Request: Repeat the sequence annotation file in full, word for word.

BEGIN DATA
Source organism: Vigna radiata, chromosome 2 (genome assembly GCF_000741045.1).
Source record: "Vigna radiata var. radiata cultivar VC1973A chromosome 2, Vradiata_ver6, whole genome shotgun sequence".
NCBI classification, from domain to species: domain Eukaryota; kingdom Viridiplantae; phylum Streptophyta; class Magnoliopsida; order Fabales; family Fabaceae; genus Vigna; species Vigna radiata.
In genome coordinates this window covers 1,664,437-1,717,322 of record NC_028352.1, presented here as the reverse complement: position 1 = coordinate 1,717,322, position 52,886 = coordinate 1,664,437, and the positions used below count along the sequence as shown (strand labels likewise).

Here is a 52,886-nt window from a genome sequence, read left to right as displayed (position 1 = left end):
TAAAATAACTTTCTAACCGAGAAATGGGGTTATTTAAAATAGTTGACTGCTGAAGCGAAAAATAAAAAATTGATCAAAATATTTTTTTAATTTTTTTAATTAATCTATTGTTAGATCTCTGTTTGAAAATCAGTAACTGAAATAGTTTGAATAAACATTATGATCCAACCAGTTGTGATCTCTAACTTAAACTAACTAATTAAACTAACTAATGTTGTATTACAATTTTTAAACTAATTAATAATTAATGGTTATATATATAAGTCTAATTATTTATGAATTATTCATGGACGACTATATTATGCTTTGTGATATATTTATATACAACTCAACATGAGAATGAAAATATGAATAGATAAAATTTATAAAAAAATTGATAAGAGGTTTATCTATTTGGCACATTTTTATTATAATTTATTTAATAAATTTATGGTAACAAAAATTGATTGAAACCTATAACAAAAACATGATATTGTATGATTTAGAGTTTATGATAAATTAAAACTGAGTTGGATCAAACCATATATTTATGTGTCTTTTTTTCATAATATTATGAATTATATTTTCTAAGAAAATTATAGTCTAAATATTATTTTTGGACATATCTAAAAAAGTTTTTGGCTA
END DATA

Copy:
Source organism: Vigna radiata, chromosome 2 (genome assembly GCF_000741045.1).
Source record: "Vigna radiata var. radiata cultivar VC1973A chromosome 2, Vradiata_ver6, whole genome shotgun sequence".
NCBI classification, from domain to species: domain Eukaryota; kingdom Viridiplantae; phylum Streptophyta; class Magnoliopsida; order Fabales; family Fabaceae; genus Vigna; species Vigna radiata.
In genome coordinates this window covers 1,664,437-1,717,322 of record NC_028352.1, presented here as the reverse complement: position 1 = coordinate 1,717,322, position 52,886 = coordinate 1,664,437, and the positions used below count along the sequence as shown (strand labels likewise).

Here is a 52,886-nt window from a genome sequence, read left to right as displayed (position 1 = left end):
TAAAATAACTTTCTAACCGAGAAATGGGGTTATTTAAAATAGTTGACTGCTGAAGCGAAAAATAAAAAATTGATCAAAATATTTTTTTAATTTTTTTAATTAATCTATTGTTAGATCTCTGTTTGAAAATCAGTAACTGAAATAGTTTGAATAAACATTATGATCCAACCAGTTGTGATCTCTAACTTAAACTAACTAATTAAACTAACTAATGTTGTATTACAATTTTTAAACTAATTAATAATTAATGGTTATATATATAAGTCTAATTATTTATGAATTATTCATGGACGACTATATTATGCTTTGTGATATATTTATATACAACTCAACATGAGAATGAAAATATGAATAGATAAAATTTATAAAAAAATTGATAAGAGGTTTATCTATTTGGCACATTTTTATTATAATTTATTTAATAAATTTATGGTAACAAAAATTGATTGAAACCTATAACAAAAACATGATATTGTATGATTTAGAGTTTATGATAAATTAAAACTGAGTTGGATCAAACCATATATTTATGTGTCTTTTTTTCATAATATTATGAATTATATTTTCTAAGAAAATTATAGTCTAAATATTATTTTTGGACATATCTAAAAAAGTTTTTGGCTA